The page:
Four Things to Know about Climate Action in President Biden’s First Year
To: Interested Parties
From: Marta Stoepker, Communications Director, Climate Power
Date: January 19, 2022
Re: Four Things to Know about Climate Action in President Biden’s First Year
Climate action is a priority for voters. Joe Biden made climate change a pillar of his campaign and voters responded by electing him on a platform of bold, transformational climate action. Since taking office a year ago, the demand for action has only grown. Over the past year, President Biden and his Climate Cabinet have implemented an all-of-government approach to tackling the climate crisis and taken action: including rejoining the global climate effort, releasing critical guidelines to address long standing environmental injustices, doubling electric vehicle sales and more. While the Senate considers the Build Back Better Act in 2022, climate has become and continues to be a unifying issue among both Democratic voters and Congressional Democrats. Climate action is a winning issue and smart politics. As President Biden just said today at a press conference, “I think it’s clear that we will be able to get support for the $500 plus billion for energy and the environmental issues that are there.”
Below are the four things you need to know about climate during President Biden’s first year in office:
- Demand for climate action hit an all time high during President Biden’s first year in office. Concerns about climate change have undergone a dramatic shift, making it politically untenable to not act. When President Biden was sworn in as our nation’s vice president 13 years ago, a Gallup poll showed that the public was growing less worried about climate change. Even going so far as to call the issue exaggerated. But, again according to Gallup and Yale Climate Communications, today one in three Americans are alarmed by climate change. A January 10th Economist poll shows that climate change is the third most pressing issue facing America today. Those results track with landmark polling from Yale Climate Communications last year finding that concerns about the climate crisis are at an all time high. The public calls for concrete, meaningful action will only grow as extreme weather and volatile fossil fuel prices continue to disrupt and strain communities across the country.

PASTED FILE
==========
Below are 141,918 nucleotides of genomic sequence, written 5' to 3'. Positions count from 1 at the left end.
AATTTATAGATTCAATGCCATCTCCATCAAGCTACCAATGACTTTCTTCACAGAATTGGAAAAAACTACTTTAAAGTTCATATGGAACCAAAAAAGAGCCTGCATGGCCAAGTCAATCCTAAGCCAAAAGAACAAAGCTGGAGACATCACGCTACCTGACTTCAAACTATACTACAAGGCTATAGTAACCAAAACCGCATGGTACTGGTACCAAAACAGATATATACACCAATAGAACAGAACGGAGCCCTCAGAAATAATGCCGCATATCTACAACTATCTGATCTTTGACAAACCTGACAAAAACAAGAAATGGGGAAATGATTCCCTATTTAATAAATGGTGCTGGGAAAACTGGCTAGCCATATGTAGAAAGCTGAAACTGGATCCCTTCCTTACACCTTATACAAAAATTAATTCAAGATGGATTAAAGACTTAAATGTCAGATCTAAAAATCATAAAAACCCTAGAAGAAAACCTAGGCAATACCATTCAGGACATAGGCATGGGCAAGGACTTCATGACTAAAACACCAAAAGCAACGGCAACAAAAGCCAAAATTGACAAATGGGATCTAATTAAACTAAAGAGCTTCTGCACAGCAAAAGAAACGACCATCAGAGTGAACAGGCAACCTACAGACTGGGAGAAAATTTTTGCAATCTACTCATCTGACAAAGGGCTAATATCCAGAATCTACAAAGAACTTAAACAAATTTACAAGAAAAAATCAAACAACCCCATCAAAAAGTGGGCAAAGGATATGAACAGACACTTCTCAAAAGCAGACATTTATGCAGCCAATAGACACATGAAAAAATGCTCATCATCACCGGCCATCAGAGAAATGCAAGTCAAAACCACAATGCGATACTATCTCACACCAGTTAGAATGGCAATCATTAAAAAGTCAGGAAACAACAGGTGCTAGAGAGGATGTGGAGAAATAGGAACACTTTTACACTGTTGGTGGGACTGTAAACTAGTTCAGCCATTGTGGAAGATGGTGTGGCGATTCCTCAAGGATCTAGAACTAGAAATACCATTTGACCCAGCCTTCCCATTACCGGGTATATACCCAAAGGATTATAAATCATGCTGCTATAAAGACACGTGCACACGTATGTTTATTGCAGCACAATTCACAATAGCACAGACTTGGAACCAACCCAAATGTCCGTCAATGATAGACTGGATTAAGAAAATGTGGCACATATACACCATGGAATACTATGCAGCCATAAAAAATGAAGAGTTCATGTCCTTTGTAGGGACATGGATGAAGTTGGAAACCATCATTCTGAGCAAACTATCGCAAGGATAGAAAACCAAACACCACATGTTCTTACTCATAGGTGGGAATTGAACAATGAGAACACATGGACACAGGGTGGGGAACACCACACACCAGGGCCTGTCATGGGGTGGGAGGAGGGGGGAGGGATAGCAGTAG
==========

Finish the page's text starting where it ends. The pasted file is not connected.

A new Data for Progress and Climate Power poll underscores just how big the public appetite is for immediate climate action:
- Over two-thirds of voters are concerned about the impacts of pollution, extreme weather, and climate change on their communities.
- A majority of voters (70 percent) think it is important that Congress addresses climate change.
- When informed of the plan’s climate and clean energy investments, voters support the Build Back Better Act by a +39-point margin.
- If lawmakers fail to pass the Build Back Better Act, 15 percent of Democrats and nearly a third of Independents (28 percent) say they will be less motivated to vote for Democrats in the November 2022 midterm elections.
- More people felt the impacts of a changing climate during President Biden’s first year than ever before. One in three Americans experienced an unprecedented weather event last year. This past year alone:
- Climate-related disasters caused over $145 billion in damages and claimed nearly 700 lives.
- The Atlantic hurricane season was the third most-active on record.
- The second-largest fire in California history, the Dixie Fire, consumed almost a million acres.
- President Biden’s Administration keeps making progress on tackling climate change. While President Biden’s Build Back Better agenda makes its way through Congress, the administration continues to use its authority to move us closer to reaching our climate goals. In addition to rejoining the Paris climate agreement on Day one, President Biden has issued the strong vehicle emissions standards, made progress on the Justice40 initiative, established a Clean Energy Corps to put people to work advancing clean energy and cutting dangerous pollution, taken action to protect our nation’s air, water and wildlife, and more.